GPR55 is a lysophosphatidylinositol (LPI)-sensitive G-protein coupled receptor (GPCR) that recognizes a sub- set of cannabinoid CB1 and CB2 ligands. The goal of the proposed project is to understand the functional features of GPR55 that may define mechanisms of drug-receptor interactions relevant to physiological and pathophysiological function, including drug abuse. GPR55 has been implicated in inflammatory pain, neuropathic pain, metabolic disorder, bone and neurological development, and cancer, indicating the real potential of GPR55 ligands as therapeutics. Each of these areas alone is medically important and each would benefit by the use of selective agonists and antagonists to further studies. While selective agonists and antagonists for GPR55 from a number of diverse scaffolds have been identified, no low nanomolar potency ligands have been confirmed for this receptor, nor is there a radioligand developed to characterize binding. We have recently identified the first set of GPR55 residues important for agonist signaling and for GPR55 activation. This information should aid in the rational design of next generation GPR55 ligands, using our evolving molecular model. The goal of this proposal is to use structure-based design and cheminformatics tools to develop structure-activity relationships for selected scaffolds, leading to the identification of low nanomolar ligands that retain high receptor selectivity.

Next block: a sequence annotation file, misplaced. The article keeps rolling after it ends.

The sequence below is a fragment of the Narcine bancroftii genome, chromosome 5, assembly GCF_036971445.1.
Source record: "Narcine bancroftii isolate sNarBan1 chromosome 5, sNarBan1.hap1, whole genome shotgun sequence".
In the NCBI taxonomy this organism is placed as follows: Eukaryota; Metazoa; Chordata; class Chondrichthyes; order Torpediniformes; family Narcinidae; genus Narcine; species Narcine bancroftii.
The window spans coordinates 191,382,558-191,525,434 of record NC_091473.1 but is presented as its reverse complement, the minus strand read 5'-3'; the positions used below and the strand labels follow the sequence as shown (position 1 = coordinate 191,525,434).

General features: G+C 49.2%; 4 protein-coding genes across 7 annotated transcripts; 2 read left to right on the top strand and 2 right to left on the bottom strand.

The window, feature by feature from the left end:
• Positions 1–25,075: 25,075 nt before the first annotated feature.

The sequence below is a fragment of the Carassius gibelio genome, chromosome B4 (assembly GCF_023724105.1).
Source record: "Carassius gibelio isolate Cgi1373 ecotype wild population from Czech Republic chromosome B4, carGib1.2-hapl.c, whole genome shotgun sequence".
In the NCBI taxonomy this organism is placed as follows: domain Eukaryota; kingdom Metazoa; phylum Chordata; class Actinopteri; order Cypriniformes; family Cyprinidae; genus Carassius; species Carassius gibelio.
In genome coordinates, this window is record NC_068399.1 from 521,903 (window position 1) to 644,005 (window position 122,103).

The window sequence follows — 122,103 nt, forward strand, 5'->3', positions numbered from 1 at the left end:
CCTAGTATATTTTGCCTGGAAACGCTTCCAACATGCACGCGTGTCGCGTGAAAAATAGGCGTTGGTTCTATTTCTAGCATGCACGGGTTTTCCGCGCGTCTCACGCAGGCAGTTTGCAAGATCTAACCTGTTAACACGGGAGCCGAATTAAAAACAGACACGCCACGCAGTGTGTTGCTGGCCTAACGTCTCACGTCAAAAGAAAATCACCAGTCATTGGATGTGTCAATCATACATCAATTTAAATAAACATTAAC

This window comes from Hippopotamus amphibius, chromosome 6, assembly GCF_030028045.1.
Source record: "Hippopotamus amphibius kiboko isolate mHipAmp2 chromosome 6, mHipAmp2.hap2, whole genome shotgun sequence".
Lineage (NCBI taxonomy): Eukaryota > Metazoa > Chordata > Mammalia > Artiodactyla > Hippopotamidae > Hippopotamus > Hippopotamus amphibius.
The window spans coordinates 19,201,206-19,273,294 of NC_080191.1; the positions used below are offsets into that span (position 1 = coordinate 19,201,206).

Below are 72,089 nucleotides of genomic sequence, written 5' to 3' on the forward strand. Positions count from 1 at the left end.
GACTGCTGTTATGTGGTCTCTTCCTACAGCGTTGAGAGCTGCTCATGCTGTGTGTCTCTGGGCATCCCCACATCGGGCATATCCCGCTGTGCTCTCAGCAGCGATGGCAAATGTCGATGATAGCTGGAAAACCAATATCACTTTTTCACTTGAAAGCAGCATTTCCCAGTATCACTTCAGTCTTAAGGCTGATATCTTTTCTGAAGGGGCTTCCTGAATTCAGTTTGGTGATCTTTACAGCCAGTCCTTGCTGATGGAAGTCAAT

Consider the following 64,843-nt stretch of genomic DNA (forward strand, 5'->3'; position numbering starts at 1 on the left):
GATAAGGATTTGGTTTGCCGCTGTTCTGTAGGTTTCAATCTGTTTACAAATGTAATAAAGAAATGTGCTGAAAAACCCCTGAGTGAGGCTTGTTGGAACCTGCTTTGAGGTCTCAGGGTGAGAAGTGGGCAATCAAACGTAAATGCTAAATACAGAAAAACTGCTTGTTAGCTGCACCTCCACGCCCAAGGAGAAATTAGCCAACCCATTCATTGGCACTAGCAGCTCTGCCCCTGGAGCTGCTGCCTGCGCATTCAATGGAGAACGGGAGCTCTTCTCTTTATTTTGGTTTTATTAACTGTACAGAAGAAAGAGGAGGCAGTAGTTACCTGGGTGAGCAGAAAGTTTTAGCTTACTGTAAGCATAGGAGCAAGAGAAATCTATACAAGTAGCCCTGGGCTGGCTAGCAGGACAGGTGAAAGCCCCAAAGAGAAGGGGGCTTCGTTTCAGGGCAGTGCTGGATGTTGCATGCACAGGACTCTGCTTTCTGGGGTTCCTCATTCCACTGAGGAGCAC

We aim to discover nanomolar potency GPR55 ligands using a combination of molecular modeling, chemoinformatics, high-throughput screening and site directed mutagenesis. We will dissect the specific signaling pathways governing GPR55 activity as well as investigate ligand bias.
The GPR55 receptor is a promising therapeutic target for disorders including inflammatory pain, neuropathic pain, metabolic disorder, bone development, and cancer. Progress in the development of pharmacotherapies has been prevented due to the lack of specific, low nanomolar, high potency ligands. The goal of this R01 proposal is to use structure-based design and cheminformatic tools to identify low nanomolar, high potency agonists and antagonists for GPR55.